Facing Alcoholism in the Workplace

Facing Alcoholism in the Workplace

Alcohol has long been a staple of workplace culture. From holiday parties to team-building events and business lunches, drinking is often seen as a way to socialize and build connections. However, the impacts of alcohol abuse can be devastating, both for individuals and organizations. Alcoholism in the workplace leads to absenteeism, health issues, on-the-job injuries, and significant losses in productivity, costing companies billions annually. More importantly, it affects not just the individual struggling with addiction, but also their colleagues and the overall work environment.

In a recent podcast, Ben, the host, delved into this pressing issue with David Whitten, the founding partner of a major Toronto employment law firm, who has personally battled alcoholism. David’s candid sharing of his experiences offers invaluable insights into the legal protections available for employees dealing with substance abuse and the importance of admitting to these struggles.

David Witten’s story is a powerful testament to the challenges and triumphs of facing alcoholism in the workplace. As a recovering alcoholic, David knows firsthand the professional and personal toll that addiction can take. He spent over a decade in denial, finding excuses for his drinking and ignoring the damage it was causing. His journey to sobriety began with a rock-bottom moment that made him realize the need for change. It was then that he sought help and entered a rehabilitation program, marking the beginning of his recovery.

Why is it important to be candid with employers about addiction struggles?

One of the key points David emphasizes is the legal protection available for those struggling with addiction. Under human rights legislation, alcoholism is recognized as a disability. This means that employers are required to accommodate employees with addiction issues to the point of undue hardship, provided they are aware of the issue. However, this protection only comes into play when employees are honest about their struggles. David highlights the importance of being candid with employers, as hiding the problem only exacerbates it.

Unfortunately, the stigma behind addiction does not make it easy for a person to come forward and admit to themselves, let alone their employer that they have an addiction issue.

Moreover, the shift to remote work has added a new layer of complexity to this issue. In the office, signs of alcohol abuse—such as smelling of alcohol or impaired behavior—are more noticeable. However, in a remote work environment, these signs can be easily hidden, making it harder for employers to recognize and address the problem. David points out that this can disadvantage employees, as the duty to accommodate is triggered by an employer’s knowledge of the issue, which is less likely in a remote setting unless the employee discloses it.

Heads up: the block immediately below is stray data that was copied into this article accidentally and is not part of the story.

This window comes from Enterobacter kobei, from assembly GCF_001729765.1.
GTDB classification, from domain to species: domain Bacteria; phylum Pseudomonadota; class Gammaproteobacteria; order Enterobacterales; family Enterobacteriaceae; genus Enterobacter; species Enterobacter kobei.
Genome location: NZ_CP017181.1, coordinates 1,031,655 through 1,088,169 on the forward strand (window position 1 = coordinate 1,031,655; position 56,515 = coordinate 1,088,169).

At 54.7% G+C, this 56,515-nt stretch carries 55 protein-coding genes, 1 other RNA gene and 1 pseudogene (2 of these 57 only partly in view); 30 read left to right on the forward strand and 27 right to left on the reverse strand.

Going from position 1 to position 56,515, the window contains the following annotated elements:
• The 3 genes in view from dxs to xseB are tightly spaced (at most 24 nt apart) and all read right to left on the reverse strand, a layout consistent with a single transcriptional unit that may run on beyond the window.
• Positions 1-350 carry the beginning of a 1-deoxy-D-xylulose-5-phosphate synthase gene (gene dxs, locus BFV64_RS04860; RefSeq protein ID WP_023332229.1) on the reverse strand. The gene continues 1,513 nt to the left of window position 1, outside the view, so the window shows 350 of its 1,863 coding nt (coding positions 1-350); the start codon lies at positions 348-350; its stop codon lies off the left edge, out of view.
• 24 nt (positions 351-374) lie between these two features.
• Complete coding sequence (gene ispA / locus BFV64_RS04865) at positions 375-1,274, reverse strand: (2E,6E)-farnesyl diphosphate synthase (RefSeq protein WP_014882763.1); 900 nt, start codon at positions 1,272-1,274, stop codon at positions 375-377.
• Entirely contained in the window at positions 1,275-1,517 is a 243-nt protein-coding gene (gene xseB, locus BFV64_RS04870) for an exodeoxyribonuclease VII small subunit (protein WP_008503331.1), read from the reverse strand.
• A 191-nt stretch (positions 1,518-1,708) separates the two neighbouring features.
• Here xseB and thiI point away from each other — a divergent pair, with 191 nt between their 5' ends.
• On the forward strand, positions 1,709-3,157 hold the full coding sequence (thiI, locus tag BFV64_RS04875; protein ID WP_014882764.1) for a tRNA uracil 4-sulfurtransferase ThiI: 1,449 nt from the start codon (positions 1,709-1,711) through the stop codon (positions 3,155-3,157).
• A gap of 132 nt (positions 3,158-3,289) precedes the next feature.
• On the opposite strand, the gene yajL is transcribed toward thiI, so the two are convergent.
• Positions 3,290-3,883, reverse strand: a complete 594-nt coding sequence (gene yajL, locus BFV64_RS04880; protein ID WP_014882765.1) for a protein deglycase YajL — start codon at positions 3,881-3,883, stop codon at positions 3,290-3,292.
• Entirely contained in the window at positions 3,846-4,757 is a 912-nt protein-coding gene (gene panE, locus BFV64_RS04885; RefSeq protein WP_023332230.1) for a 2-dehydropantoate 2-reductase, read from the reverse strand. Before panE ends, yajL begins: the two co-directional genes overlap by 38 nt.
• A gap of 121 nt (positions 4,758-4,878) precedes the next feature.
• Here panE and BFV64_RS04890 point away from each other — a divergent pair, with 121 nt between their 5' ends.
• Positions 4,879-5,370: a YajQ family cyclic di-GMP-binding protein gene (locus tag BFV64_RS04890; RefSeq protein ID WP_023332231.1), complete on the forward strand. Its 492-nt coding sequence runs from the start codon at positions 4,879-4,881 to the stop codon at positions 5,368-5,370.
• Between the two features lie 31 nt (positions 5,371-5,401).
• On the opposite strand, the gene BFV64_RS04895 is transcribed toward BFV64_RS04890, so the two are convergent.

David’s own turning point came when he could no longer ignore the severity of his situation. His marriage had fallen apart, and his professional life was beginning to suffer. A particularly harrowing experience with alcohol poisoning and suicidal thoughts forced him to confront his addiction. This moment of clarity led him to seek rehabilitation, where he quickly realized that he needed to stop drinking entirely. The early days of recovery were tough, but they marked the start of a transformative journey.

David’s message is clear: admitting to an addiction problem is not only the right thing to do legally to protect your job, but it is also essential for personal recovery. He encourages others to come forward and seek the help they need, noting that many people, including employers, are

more understanding and compassionate than one might expect. Sharing his own experience, David found that many colleagues and clients responded with empathy, having dealt with similar issues themselves or through loved ones.

In the end, David reflects on his journey with gratitude. Eight years into his sobriety, he appreciates the deeper self-awareness and the enriched life he now leads. His story is a powerful reminder that facing addiction can lead to profound personal growth and a better quality of life. For anyone struggling with alcoholism, David’s experience offers hope and a clear message: admitting to the problem and seeking help can pave the way to a healthier, more fulfilling future.

If you would like to hear the full podcast, click here to hear Ben and David discuss why admitting you have an alcohol problem or addiction may save your job.